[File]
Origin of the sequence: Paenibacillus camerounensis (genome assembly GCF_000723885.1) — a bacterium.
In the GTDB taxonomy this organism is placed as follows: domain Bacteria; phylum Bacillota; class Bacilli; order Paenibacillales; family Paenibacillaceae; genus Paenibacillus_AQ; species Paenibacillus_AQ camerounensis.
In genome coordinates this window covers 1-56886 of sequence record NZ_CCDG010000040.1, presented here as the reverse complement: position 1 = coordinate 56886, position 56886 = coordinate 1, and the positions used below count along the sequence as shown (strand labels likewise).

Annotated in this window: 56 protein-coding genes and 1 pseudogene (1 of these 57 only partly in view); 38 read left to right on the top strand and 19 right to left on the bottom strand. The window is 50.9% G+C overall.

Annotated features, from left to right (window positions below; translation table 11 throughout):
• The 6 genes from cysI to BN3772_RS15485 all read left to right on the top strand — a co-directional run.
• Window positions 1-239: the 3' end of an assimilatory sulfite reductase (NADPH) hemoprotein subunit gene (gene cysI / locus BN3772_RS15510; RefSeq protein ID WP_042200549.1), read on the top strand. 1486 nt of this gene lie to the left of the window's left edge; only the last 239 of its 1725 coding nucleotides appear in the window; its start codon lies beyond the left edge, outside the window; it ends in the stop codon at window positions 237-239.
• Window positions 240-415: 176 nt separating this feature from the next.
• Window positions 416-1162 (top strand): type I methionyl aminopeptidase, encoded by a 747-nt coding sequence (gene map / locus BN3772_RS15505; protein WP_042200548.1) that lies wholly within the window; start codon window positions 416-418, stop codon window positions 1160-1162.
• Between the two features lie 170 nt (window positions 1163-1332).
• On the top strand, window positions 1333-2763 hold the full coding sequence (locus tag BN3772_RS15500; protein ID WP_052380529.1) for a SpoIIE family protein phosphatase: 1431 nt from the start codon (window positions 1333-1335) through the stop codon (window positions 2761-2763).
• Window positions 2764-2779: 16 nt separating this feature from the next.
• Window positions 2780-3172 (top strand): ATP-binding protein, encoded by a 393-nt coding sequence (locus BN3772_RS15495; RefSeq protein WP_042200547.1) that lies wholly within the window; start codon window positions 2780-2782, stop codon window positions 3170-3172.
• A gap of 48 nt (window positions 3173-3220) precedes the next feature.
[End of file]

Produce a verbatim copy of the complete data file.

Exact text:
Origin of the sequence: Paenibacillus camerounensis (genome assembly GCF_000723885.1) — a bacterium.
In the GTDB taxonomy this organism is placed as follows: domain Bacteria; phylum Bacillota; class Bacilli; order Paenibacillales; family Paenibacillaceae; genus Paenibacillus_AQ; species Paenibacillus_AQ camerounensis.
In genome coordinates this window covers 1-56886 of sequence record NZ_CCDG010000040.1, presented here as the reverse complement: position 1 = coordinate 56886, position 56886 = coordinate 1, and the positions used below count along the sequence as shown (strand labels likewise).

Annotated in this window: 56 protein-coding genes and 1 pseudogene (1 of these 57 only partly in view); 38 read left to right on the top strand and 19 right to left on the bottom strand. The window is 50.9% G+C overall.

Annotated features, from left to right (window positions below; translation table 11 throughout):
• The 6 genes from cysI to BN3772_RS15485 all read left to right on the top strand — a co-directional run.
• Window positions 1-239: the 3' end of an assimilatory sulfite reductase (NADPH) hemoprotein subunit gene (gene cysI / locus BN3772_RS15510; RefSeq protein ID WP_042200549.1), read on the top strand. 1486 nt of this gene lie to the left of the window's left edge; only the last 239 of its 1725 coding nucleotides appear in the window; its start codon lies beyond the left edge, outside the window; it ends in the stop codon at window positions 237-239.
• Window positions 240-415: 176 nt separating this feature from the next.
• Window positions 416-1162 (top strand): type I methionyl aminopeptidase, encoded by a 747-nt coding sequence (gene map / locus BN3772_RS15505; protein WP_042200548.1) that lies wholly within the window; start codon window positions 416-418, stop codon window positions 1160-1162.
• Between the two features lie 170 nt (window positions 1163-1332).
• On the top strand, window positions 1333-2763 hold the full coding sequence (locus tag BN3772_RS15500; protein ID WP_052380529.1) for a SpoIIE family protein phosphatase: 1431 nt from the start codon (window positions 1333-1335) through the stop codon (window positions 2761-2763).
• Window positions 2764-2779: 16 nt separating this feature from the next.
• Window positions 2780-3172 (top strand): ATP-binding protein, encoded by a 393-nt coding sequence (locus BN3772_RS15495; RefSeq protein WP_042200547.1) that lies wholly within the window; start codon window positions 2780-2782, stop codon window positions 3170-3172.
• A gap of 48 nt (window positions 3173-3220) precedes the next feature.